Welcome to our weekly guest post on what makes a kick ass heroine tick in science fiction and fantasy. This week’s author Alma Alexander highlights what really makes a kick-ass heroine tick…
It is perhaps unfortunate – at least from where I am sitting – that the trend for books featuring the textbook definition of “kick-ass heroines” tend to come packaged with the Headless Cover Trope. You know – THOSE covers – the women shown with their rears encased in tight leather, the briefest possible excuse for a top which serves to showcase, er, curves, as well as a wealth of “ink” in the shape of tattoos which wind around taut biceps, wrists which look entirely too fragile to carry (never mind point, shoot, or cope with the kick of) the kind of firepower that they are depicted as toting in the cover image, or fetchingly situated in the hollow of the lower back, just above the point where those tight leather trousers cling to hips seemingly by the power of invisible skin Velcro (because there’s nothing ELSE obvious that’s holding them up…)
I say unfortunate because I think the best attribute of a kick-ass heroine is actually what’s between her ears. Yes, she can excel at karate, and hunting vampires with a crossbow armed with silver bolts, and unerring and precise target shooting with a sniper rifle – all of that, and more. (Well, perhaps not at the same time. Let’s give the poor girl SOME space.) But the most important thing of all is that she needs to be able to THINK.
One of the poster girls for kick-ass heroines, albeit in movies rather than books, is Alien’s Ripley. There’s very little about her that is soft or gentle. But she has a mind, and a spirit, and her most memorable moment was the Giant Waldo Suit scene and her fierce protection of that little girl. Motivation. There is a reason for the violence. Another iconic kick-ass heroine is Whedon’s Buffy (I never really glommed onto the whole series but I do remember one line, uttered with complete seriousness, which made ME take it seriously and believe the whole conceit: “They have no clue what a slayer is.” There is a world of hurt and potential in those few words. A world of confidence (born not of hubris but of a simple knowledge of what one is capable of). And yet… there have been entire episodes of Buffy where the heroine exhibits… actual… VULNERABILITY. Hey, kick-ass heroines can get hurt, just like the rest of us. That’s a revelation, to some.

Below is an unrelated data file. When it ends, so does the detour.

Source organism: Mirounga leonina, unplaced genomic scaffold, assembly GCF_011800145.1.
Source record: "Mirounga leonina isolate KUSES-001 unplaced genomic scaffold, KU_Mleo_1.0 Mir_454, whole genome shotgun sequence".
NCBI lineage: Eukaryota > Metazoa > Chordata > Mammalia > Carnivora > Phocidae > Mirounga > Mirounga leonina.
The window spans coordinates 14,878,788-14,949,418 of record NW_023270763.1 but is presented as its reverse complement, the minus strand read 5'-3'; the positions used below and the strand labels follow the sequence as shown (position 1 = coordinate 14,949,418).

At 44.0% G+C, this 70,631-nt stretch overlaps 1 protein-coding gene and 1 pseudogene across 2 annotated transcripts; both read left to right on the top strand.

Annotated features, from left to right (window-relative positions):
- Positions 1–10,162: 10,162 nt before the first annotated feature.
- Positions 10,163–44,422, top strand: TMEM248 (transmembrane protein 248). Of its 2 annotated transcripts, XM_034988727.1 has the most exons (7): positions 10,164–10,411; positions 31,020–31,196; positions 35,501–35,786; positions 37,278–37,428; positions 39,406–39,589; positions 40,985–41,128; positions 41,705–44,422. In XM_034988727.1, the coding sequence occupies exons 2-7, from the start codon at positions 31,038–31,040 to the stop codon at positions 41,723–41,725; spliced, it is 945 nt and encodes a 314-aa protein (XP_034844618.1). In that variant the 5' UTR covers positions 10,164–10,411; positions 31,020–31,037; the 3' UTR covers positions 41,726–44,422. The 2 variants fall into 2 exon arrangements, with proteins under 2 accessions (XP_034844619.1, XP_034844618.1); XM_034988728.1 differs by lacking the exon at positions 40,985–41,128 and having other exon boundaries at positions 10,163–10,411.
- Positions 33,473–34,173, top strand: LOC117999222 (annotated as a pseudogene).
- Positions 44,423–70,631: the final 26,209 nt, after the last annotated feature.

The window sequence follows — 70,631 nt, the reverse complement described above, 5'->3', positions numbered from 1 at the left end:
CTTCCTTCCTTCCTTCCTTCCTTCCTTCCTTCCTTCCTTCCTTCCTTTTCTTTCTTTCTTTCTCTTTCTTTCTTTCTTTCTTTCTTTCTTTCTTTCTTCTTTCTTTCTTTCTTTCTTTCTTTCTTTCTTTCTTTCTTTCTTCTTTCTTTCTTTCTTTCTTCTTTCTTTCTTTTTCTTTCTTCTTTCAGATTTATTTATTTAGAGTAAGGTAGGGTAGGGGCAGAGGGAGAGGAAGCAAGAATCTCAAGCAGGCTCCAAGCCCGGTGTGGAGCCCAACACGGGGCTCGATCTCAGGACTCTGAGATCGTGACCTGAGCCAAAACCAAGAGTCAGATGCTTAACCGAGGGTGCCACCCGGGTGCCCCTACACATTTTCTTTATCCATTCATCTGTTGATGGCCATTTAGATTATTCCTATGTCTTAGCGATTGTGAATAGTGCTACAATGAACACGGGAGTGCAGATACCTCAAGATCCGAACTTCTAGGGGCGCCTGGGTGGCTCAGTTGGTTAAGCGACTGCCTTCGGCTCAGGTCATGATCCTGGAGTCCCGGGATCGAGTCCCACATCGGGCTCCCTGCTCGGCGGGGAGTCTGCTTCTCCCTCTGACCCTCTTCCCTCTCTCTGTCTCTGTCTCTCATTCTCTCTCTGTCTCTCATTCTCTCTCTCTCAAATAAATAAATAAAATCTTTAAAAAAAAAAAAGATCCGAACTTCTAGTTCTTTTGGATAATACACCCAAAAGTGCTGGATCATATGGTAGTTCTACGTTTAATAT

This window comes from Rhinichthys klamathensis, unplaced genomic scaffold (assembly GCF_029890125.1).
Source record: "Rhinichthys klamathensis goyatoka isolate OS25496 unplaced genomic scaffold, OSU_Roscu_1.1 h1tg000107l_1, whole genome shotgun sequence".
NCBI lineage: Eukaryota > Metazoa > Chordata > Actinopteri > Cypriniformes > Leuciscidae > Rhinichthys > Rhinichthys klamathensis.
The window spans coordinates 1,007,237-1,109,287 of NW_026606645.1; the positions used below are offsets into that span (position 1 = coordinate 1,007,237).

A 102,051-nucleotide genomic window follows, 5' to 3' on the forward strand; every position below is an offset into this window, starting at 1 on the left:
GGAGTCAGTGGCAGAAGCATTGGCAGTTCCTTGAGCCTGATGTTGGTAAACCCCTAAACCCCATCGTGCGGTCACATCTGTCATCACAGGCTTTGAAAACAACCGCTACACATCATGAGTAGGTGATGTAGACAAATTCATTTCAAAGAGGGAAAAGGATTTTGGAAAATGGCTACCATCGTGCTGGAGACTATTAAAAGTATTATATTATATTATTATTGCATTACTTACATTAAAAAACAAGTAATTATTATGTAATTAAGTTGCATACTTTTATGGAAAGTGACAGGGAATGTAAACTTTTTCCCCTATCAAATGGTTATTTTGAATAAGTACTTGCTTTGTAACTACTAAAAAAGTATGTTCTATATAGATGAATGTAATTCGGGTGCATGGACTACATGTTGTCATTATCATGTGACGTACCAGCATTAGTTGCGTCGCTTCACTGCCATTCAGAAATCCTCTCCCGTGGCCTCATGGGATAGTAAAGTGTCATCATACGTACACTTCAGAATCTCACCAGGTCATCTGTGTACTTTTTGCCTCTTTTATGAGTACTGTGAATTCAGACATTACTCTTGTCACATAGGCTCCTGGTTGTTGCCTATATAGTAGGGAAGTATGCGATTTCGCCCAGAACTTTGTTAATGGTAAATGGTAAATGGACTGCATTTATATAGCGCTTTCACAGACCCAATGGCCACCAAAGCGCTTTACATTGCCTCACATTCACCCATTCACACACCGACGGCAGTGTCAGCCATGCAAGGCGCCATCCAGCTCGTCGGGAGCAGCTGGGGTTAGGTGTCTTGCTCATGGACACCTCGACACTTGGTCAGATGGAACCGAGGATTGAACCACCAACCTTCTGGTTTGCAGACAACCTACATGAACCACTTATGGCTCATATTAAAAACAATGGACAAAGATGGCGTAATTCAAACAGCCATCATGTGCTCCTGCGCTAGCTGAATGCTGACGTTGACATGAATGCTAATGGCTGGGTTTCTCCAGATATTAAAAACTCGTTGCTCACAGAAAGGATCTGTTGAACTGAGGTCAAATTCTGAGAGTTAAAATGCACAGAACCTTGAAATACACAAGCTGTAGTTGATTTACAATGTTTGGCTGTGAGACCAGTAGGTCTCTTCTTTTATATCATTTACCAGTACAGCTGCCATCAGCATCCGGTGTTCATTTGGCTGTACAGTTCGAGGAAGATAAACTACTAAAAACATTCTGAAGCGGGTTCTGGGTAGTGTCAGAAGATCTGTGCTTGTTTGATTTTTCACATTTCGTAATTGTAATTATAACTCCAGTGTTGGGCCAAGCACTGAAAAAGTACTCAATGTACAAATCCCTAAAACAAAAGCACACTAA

Getting in the head of a strong woman like this can be tough, no less for female writers than for the guys. Because, well, in a kick-ass heroine the fact that she can DO pertinent and successful violence is a given. It’s very easy to stop there, and have her wreak havoc for the couple of hundred pages of your book, and never get beyond just that. But what makes it for me, is WHY.
An unlikely literary kick-ass heroine, for me, despite the fact that she never wielded a sword, is Dianora from Tigana – because she is steely inside, where it matters. And because she finds herself unexpectedly betrayed by her emotions, in the end, in a manner that was a crushing weight on her. And because she still makes her own choices, her own decisions, in the end. A kick-ass heroine isn’t one who whacks everything standing until she is the last one left on her feet. A kick-ass heroine is the woman who faces her troubles, can deal with them physically if she needs to, but who can also deal with them in more difficult and more subtle ways. A kick-ass heroine, in other words, is a well-rounded character with strength and convictions, somebody willing and able to stand up for her ideas and for the things that she holds dear, whether wielding a sword or her tongue or her intelligence.
Perhaps this is not the classical definition of what a “kick-ass” heroine is, or does. I wrote one, myself, in the person of Xaforn from “The Secrets of Jin Shei.” I don’t think anybody who has ever read that book, met that woman, could have any doubts whatsoever that she was amongst the most kick-ass of the kick-ass. But her strength, for me, wasn’t in that she could beat down a baker’s dozen of trained warriors and make enough of a dent, enough damage, to make her presence felt. Her strength was steel core of her honor.
A kick-ass heroine should be more than a female thug. In other words… the “kick-ass” is secondary to “HEROINE.”
About the Author: Alma Alexander is an internationally published novelist whose work, from YA fantasy to far more “grown-up” books, appears in 14 languages worldwide. She is currently at work on more books featuring the strong female protagonists for which she has become known. Alma Alexander lives in the Pacific Northwest with her husband and two cats.